Log In

John Charles Linthicum

congressman

John Charles Linthicum was a U.S. Congressman from the 4th Congressional district of Maryland, serving from 1911 to 1932.

Background

Linthicum was born near Baltimore, Maryland, in the locality now known as Linthicum, Maryland.

Education

Graduated from State Normal School, Baltimore, 1886. Special course, Johns Hopkins. Bachelor of Laws, University Maryland, 1890.

Career

Linthicum served as a member of the Maryland House of Delegates in 1904 and 1905, and in the Maryland State Senate from 1906 to 1909. He was an unsuccessful candidate for mayor of Baltimore in 1907, and was a judge advocate general on the staff of Maryland Governor Austin Lane Crothers from 1908 to 1912. He was elected as a Democrat to the Sixty-second and to the ten succeeding Congresses and served from March 4, 1911, until his death. Linthicum's most important role in Congress was that of the leader of the Wets (those who advocated the repeal of prohibition) succeeding John Philip Hill in 1927 (transition shown in the photo above). Working with Rep. James M. Beck, (R.) of Pennsylvania J. Charles Linthicum co wrote and introduced the Beck-Linthicum amendment which was designed to repeal prohibition in 1932 (Source: January 15, 1932, The Journal of the House of Representatives., p. 247). Although the bill failed it is highly significant in that it forced the wet and dry members to go on record as such. This resulted in the drys being voted out office and the eventual repeal of prohibition. In 1918, motivated by his wife Helen a noted "club woman" and by Mrs. Reuben Ross Holloway, Linthicum became the first to introduce a bill which would make the Star Spangled Banner the official national anthem of the United States, though it was not made so until 1931. During the Seventy-second Congress, he served as chairman of the U.S. House Committee on Foreign Affairs, and had been renominated to the Seventy-third Congress at the time of his death. While serving as chairman of the Committee on Foreign Affairs, Linthicum achieved the "scheduling" of the foreign service and instituted the policy of U.S. government ownership of its embassies. (This is the achievement commemorated by his wife Helen Linthicum on his grave marker). Linthicum had also served as delegate to the Democratic National Convention in 1924. He died in Baltimore and is interred in Druid Ridge Cemetery. His home, Twin Oaks, was listed on the National Register of Historic Places in 1986.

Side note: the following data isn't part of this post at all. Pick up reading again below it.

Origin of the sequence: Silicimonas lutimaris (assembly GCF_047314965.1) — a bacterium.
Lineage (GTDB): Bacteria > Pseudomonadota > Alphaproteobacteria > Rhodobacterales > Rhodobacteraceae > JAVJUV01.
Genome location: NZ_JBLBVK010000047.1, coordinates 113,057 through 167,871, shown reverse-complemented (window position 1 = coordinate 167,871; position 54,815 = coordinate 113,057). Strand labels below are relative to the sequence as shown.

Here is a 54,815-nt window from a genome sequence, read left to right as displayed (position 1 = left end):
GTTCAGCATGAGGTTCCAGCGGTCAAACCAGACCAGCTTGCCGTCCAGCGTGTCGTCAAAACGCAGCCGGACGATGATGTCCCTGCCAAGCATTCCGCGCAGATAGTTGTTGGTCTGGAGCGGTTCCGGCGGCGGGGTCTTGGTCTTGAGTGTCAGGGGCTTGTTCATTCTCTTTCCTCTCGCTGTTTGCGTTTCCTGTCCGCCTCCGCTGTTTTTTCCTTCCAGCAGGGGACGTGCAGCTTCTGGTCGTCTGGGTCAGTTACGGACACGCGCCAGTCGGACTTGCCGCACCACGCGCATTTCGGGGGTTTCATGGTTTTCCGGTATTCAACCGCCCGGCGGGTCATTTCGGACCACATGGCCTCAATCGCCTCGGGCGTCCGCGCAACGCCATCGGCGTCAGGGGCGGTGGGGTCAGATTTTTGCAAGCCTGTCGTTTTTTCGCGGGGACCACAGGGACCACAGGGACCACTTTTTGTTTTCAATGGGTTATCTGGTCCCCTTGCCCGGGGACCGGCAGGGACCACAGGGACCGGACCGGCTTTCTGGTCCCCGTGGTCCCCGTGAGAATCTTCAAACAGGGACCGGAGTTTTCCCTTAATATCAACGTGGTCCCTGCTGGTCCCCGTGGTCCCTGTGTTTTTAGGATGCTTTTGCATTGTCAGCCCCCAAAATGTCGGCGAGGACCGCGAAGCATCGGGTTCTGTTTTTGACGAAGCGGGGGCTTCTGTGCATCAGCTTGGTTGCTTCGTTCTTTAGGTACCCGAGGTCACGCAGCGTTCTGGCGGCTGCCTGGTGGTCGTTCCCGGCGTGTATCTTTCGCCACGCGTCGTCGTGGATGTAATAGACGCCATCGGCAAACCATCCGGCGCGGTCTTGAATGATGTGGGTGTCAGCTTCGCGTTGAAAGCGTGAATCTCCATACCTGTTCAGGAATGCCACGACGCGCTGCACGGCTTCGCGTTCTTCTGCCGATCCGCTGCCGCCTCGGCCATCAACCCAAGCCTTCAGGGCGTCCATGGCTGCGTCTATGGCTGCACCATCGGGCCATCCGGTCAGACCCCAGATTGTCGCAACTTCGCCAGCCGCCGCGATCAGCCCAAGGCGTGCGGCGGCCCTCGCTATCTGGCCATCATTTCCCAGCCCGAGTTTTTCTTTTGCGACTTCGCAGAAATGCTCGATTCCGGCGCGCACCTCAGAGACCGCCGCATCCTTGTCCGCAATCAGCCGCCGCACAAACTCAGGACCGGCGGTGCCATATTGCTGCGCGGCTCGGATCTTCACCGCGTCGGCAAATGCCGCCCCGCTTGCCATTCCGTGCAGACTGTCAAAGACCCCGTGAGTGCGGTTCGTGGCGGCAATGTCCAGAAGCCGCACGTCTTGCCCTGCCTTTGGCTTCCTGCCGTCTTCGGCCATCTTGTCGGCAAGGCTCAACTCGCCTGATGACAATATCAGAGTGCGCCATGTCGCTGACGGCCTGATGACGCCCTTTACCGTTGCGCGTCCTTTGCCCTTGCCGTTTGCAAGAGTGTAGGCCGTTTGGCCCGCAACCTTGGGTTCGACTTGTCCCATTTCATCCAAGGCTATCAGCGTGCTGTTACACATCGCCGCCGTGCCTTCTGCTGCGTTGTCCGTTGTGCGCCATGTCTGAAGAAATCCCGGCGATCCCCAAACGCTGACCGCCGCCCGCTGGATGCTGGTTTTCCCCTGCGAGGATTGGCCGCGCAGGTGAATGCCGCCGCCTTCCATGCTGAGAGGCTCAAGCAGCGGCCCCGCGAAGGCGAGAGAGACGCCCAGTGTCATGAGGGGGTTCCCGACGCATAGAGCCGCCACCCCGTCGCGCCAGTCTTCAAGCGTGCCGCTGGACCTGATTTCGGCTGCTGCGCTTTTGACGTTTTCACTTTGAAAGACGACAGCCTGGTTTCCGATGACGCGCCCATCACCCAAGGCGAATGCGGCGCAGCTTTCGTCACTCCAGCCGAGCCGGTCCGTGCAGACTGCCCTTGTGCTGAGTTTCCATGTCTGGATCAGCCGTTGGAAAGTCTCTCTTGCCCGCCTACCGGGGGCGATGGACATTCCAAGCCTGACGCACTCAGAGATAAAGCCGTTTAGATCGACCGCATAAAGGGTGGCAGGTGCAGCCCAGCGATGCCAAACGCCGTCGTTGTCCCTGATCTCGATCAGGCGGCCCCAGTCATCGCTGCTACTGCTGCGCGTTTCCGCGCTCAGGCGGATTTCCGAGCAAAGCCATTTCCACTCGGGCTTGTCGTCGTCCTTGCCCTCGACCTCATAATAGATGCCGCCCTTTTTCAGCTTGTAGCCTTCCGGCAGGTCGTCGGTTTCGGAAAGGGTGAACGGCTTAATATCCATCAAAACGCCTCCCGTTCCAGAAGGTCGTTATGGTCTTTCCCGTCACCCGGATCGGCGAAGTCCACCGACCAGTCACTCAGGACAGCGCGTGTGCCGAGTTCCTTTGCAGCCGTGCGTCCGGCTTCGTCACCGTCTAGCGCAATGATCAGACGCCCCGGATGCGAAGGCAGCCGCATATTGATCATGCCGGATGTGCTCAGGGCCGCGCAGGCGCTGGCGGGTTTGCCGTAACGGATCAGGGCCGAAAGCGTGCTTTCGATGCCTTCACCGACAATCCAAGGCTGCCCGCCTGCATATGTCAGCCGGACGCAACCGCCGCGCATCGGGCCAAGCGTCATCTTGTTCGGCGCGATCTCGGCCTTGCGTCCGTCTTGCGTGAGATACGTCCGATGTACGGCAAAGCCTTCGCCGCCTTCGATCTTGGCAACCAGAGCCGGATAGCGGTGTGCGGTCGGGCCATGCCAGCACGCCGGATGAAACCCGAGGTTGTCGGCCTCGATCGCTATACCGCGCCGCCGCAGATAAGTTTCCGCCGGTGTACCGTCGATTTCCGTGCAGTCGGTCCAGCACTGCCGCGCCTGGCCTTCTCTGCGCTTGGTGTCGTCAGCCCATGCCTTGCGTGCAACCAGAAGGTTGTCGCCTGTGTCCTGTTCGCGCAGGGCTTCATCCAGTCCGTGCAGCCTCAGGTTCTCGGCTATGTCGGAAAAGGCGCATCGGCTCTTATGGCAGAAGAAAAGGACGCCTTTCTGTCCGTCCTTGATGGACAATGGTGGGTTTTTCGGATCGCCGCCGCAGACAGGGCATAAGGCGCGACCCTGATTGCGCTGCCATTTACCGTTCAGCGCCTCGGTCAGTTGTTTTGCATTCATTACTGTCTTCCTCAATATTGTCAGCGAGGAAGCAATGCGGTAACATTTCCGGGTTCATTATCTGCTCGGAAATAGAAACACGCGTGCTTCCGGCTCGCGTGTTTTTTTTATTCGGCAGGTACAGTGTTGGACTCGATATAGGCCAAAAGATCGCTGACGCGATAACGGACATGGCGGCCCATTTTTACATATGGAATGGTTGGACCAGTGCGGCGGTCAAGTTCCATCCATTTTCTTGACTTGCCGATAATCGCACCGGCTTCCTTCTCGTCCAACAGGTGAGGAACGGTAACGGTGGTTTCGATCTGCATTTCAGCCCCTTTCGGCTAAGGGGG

Achievements

  • Achievement  of John Charles Linthicum

    Linthicum's most important role in Congress was that of the leader of the Wets (those who advocated the repeal of prohibition) succeeding John Philip Hill in 1927 (transition shown in the photo above).

Membership

Member 62d to 72d Congresses (1911-1933), 4th Maryland.

Connections

He was married Helen A. Linthicum.

father:
Sweetser Linthicum - American

mother:
Laura E. Linthicum - American

Wife:
Helen A. Linthicum - American